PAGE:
This category contains 26 posts

Buyer’s remorse

The expression “Beware Greeks bearing gifts” as been attributed to  the story of the wooden horse of Troy, used by the Greeks to trick their way into the city. It is recorded in Virgil’s Aeneid, Book 2, 19 BC: “Do not trust the horse, Trojans. Whatever it is, I fear the Greeks even when they … Continue reading

When the going gets tough – litigate and litigate and litigate …

Some cases seem to have eternal existence.  The original matter of Spence v Lynch is one of these.  The are now at least 9 recorded decisions by my count named either  White v Spence or Spence v Lynch.  The first case was written up in this blog as Dominant trustee architect of loss.  The name was apt then, … Continue reading

Debts owing by trustees “real”

When assets are transferred to a trust by a settlor the transfer is generally by way of gift or sale.  Where assets are sold there is a gift back that can be forgiven immediately, progressively or at some future date, if at all. Prior to the abolition of gift duty gifting programs were common and … Continue reading

Loan debate determined

The Court of Appeal has dismissed as aspects of an appeal of a High Court decision upholding a loan between trusts following the breakdown of the borrowing trustees’ relationship.  See Trustees until divorce us do part.

Trust Fundamentals Webinar

Trusts are the best long-term intergenerational form of asset protection.  However, as litigation involving trusts increases, questions are reasonably asked regarding the “safety” of trusts.  If you are looing for answers or guidance Vicki Ammundsen is presenting a webinar on February 19th discussing the fundamentals of trusts.  Topics covered by the webinar include: Requirements of a valid trust Differentiation between … Continue reading

Residential Care Subsidy Appeal lost

Commentators and advisers have been divided regarding whether or not gifts made by couples are aggregated for residential care subsidy purposes.  A decision by the High Court that gifts are aggregated, has now been up-held by the Court of Appeal.  So what does this mean?  Simply, for a person with a spouse or partner, gifts … Continue reading

Life insurance – is it time for a review?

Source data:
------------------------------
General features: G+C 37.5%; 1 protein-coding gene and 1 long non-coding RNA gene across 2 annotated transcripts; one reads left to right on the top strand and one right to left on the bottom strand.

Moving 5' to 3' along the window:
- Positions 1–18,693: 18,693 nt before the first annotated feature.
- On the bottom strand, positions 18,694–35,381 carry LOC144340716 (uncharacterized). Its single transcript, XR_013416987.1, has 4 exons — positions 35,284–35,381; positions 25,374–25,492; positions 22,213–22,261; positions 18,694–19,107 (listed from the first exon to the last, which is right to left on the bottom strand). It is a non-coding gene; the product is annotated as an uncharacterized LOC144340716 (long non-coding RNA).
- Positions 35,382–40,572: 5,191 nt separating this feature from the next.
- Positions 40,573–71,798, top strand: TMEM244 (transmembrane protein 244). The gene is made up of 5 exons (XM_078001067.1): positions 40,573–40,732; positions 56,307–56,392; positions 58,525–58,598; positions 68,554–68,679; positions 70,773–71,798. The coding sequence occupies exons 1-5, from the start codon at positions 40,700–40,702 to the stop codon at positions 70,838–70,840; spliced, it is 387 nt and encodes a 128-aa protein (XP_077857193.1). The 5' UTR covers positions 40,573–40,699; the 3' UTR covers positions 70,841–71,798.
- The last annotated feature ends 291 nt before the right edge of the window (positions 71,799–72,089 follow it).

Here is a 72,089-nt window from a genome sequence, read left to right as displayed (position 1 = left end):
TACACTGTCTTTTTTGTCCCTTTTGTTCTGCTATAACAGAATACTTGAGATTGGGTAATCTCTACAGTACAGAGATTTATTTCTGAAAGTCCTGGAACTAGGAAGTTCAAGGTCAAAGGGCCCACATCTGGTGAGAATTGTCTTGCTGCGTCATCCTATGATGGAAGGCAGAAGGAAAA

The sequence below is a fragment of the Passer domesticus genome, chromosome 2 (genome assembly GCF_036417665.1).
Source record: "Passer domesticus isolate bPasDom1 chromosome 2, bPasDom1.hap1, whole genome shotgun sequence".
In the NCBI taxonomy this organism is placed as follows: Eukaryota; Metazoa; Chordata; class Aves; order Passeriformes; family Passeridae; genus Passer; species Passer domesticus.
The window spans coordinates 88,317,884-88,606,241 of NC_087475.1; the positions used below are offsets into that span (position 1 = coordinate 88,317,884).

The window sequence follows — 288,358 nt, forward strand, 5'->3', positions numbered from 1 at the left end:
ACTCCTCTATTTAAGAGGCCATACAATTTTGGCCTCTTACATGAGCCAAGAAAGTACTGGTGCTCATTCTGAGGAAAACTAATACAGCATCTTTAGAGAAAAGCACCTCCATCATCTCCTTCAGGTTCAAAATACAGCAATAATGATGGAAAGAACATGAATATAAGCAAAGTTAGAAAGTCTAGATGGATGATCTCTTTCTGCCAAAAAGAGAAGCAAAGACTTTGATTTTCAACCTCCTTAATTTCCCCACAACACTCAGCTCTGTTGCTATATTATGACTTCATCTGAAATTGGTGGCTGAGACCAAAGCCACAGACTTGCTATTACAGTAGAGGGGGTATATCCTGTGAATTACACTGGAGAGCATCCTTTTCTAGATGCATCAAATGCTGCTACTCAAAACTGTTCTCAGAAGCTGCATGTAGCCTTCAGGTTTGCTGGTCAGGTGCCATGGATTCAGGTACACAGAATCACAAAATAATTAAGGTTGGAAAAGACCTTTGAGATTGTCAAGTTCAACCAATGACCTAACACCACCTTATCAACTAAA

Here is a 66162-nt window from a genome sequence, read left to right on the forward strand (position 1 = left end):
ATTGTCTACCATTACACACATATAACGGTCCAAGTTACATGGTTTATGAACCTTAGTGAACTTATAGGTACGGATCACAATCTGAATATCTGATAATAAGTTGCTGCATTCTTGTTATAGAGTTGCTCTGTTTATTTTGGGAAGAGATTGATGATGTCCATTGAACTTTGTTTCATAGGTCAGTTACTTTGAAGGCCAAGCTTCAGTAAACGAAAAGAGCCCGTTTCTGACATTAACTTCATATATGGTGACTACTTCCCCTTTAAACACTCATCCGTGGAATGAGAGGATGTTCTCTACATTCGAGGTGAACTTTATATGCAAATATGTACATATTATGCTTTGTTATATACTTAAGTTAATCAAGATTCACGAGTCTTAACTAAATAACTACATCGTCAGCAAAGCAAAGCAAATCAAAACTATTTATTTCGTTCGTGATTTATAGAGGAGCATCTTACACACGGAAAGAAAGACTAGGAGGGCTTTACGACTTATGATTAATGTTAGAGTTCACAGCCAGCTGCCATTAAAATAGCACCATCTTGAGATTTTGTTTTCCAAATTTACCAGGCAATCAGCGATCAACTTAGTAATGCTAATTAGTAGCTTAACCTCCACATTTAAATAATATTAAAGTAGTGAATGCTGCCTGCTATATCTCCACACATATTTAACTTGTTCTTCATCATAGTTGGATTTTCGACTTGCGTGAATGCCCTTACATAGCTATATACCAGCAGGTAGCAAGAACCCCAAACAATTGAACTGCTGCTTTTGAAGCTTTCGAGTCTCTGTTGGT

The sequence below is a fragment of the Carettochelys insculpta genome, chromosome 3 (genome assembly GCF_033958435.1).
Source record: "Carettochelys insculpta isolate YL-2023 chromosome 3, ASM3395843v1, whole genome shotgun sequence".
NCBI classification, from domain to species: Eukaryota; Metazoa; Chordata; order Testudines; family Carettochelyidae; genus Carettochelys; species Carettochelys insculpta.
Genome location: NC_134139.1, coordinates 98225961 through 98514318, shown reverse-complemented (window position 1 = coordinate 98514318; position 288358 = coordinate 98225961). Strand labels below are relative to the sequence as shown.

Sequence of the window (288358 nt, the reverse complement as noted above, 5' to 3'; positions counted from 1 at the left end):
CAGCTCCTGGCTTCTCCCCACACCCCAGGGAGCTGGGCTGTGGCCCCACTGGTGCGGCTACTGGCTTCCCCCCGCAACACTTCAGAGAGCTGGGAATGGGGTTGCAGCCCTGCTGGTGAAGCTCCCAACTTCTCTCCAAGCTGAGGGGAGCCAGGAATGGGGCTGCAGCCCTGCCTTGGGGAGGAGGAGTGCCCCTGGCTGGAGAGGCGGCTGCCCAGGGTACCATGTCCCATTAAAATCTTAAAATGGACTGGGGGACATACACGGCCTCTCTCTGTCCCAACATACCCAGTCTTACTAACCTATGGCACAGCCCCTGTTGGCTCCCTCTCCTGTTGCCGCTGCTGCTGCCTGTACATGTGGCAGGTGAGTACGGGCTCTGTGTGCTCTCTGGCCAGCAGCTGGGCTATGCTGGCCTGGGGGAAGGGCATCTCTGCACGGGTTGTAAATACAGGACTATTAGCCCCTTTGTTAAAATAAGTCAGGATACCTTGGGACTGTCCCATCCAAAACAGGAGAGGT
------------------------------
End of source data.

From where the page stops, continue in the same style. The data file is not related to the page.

It is common for life insurance policies to be assigned to trustees.  However, less common is the establishment of any sort of frame-work for reviewing these policies.  Issues that spring to mind in no particular order include: does the policy represent value for money?  This is particularly relevant as the insured ages and premiums increase. … Continue reading

Residential Care Subsidy Seminar

The discussions around entitlements to a residential care subsidy increasingly take on the status of urban myths. Ayres Legal is presenting a seminar with plain English advise regarding the effect gifts to trusts and other matters have regarding entitlements to residential care subsidies. The seminar will be held on 16 April at the Epsom Community Centre.  To … Continue reading

Residential care subsidy up-date for couples

Commentators have been divided as to whether it is correct for gifts made by a person’s spouse or partner to be taken into account when assessing that person’s entitlement to a residential care subsidy. The question, which revolves around the correct interpretation of s 9B of the Social Security (Long-Term Residential Care) Regulations has been answered … Continue reading

Is it a bird, is it a plane, is it a loan?

It is well recognised that arrangements surrounding family trusts are often informal.  However, while this is understandable, and explainable, the consequences of this informality can be uncertainty and, at worst, understandings of some parties that are light years from what might have been intended. Regardless of the relationship between the parties, and indeed often because … Continue reading